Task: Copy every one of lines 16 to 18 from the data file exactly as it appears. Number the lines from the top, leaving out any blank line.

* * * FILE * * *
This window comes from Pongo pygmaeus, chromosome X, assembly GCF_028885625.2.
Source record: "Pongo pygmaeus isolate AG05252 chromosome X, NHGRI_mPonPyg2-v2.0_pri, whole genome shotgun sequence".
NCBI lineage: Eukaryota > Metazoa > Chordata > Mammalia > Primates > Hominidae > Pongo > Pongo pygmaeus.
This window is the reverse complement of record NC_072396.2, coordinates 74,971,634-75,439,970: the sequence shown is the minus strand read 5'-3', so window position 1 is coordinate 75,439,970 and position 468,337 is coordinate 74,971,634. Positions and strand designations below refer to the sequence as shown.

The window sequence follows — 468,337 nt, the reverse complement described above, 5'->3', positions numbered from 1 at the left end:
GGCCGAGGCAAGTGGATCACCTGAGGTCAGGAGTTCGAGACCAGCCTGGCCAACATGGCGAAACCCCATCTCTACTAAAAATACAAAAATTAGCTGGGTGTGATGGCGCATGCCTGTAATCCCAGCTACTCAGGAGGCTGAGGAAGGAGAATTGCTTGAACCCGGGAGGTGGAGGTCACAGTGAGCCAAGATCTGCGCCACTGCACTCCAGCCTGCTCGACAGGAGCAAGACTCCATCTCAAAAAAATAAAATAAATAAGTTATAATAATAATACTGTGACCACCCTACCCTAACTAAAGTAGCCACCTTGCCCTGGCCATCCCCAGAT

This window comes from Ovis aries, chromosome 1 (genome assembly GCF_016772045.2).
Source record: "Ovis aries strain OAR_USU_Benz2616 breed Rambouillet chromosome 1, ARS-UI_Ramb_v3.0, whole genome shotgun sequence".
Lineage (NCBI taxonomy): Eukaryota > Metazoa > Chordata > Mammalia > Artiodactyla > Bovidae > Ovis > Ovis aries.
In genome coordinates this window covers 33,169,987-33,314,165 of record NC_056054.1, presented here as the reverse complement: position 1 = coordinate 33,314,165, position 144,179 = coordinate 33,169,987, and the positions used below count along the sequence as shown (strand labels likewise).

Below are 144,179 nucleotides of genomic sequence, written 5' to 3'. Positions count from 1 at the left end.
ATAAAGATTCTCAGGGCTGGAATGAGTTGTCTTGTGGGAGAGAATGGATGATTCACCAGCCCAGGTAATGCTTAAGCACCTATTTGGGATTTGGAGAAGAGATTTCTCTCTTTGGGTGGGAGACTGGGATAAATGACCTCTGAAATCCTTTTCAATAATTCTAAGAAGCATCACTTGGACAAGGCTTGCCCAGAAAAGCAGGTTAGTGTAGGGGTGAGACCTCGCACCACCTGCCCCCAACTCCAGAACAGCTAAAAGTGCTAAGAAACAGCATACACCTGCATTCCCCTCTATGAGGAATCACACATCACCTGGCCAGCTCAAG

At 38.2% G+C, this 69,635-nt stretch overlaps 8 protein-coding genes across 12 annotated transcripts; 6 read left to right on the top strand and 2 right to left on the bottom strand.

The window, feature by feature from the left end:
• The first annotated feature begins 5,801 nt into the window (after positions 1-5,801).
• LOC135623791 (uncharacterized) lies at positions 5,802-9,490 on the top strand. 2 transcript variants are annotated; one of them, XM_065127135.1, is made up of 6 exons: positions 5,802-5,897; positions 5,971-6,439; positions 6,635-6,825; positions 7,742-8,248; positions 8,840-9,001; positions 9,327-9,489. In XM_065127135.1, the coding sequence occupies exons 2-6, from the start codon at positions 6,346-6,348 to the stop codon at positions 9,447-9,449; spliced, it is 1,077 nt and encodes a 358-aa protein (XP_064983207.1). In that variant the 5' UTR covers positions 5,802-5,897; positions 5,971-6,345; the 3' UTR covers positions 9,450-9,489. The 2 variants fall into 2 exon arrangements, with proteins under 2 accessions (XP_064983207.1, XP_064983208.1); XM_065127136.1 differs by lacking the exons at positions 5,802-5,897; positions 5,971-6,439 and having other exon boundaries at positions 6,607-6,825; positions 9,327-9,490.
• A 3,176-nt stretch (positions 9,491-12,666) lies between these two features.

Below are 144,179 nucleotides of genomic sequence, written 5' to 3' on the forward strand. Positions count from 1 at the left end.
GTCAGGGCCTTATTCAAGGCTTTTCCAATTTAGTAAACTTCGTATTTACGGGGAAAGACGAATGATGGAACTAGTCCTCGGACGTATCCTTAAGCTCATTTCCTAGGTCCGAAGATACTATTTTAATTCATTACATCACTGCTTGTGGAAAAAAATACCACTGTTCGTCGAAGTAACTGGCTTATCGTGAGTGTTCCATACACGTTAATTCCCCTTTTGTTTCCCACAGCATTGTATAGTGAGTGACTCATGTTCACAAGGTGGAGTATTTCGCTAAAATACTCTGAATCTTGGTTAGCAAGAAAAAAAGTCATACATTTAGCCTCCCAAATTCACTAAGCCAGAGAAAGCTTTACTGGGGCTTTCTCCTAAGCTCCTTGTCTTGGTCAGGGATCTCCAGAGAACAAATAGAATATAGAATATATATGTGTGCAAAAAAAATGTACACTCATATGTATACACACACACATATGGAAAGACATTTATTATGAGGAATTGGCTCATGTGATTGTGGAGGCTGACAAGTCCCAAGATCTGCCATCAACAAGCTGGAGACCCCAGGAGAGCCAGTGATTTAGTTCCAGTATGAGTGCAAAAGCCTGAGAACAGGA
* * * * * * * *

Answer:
• LOC135623791 (uncharacterized) lies at positions 5,802-9,490 on the top strand. 2 transcript variants are annotated; one of them, XM_065127135.1, is made up of 6 exons: positions 5,802-5,897; positions 5,971-6,439; positions 6,635-6,825; positions 7,742-8,248; positions 8,840-9,001; positions 9,327-9,489. In XM_065127135.1, the coding sequence occupies exons 2-6, from the start codon at positions 6,346-6,348 to the stop codon at positions 9,447-9,449; spliced, it is 1,077 nt and encodes a 358-aa protein (XP_064983207.1). In that variant the 5' UTR covers positions 5,802-5,897; positions 5,971-6,345; the 3' UTR covers positions 9,450-9,489. The 2 variants fall into 2 exon arrangements, with proteins under 2 accessions (XP_064983207.1, XP_064983208.1); XM_065127136.1 differs by lacking the exons at positions 5,802-5,897; positions 5,971-6,439 and having other exon boundaries at positions 6,607-6,825; positions 9,327-9,490.
• A 3,176-nt stretch (positions 9,491-12,666) lies between these two features.

Below are 144,179 nucleotides of genomic sequence, written 5' to 3' on the forward strand. Positions count from 1 at the left end.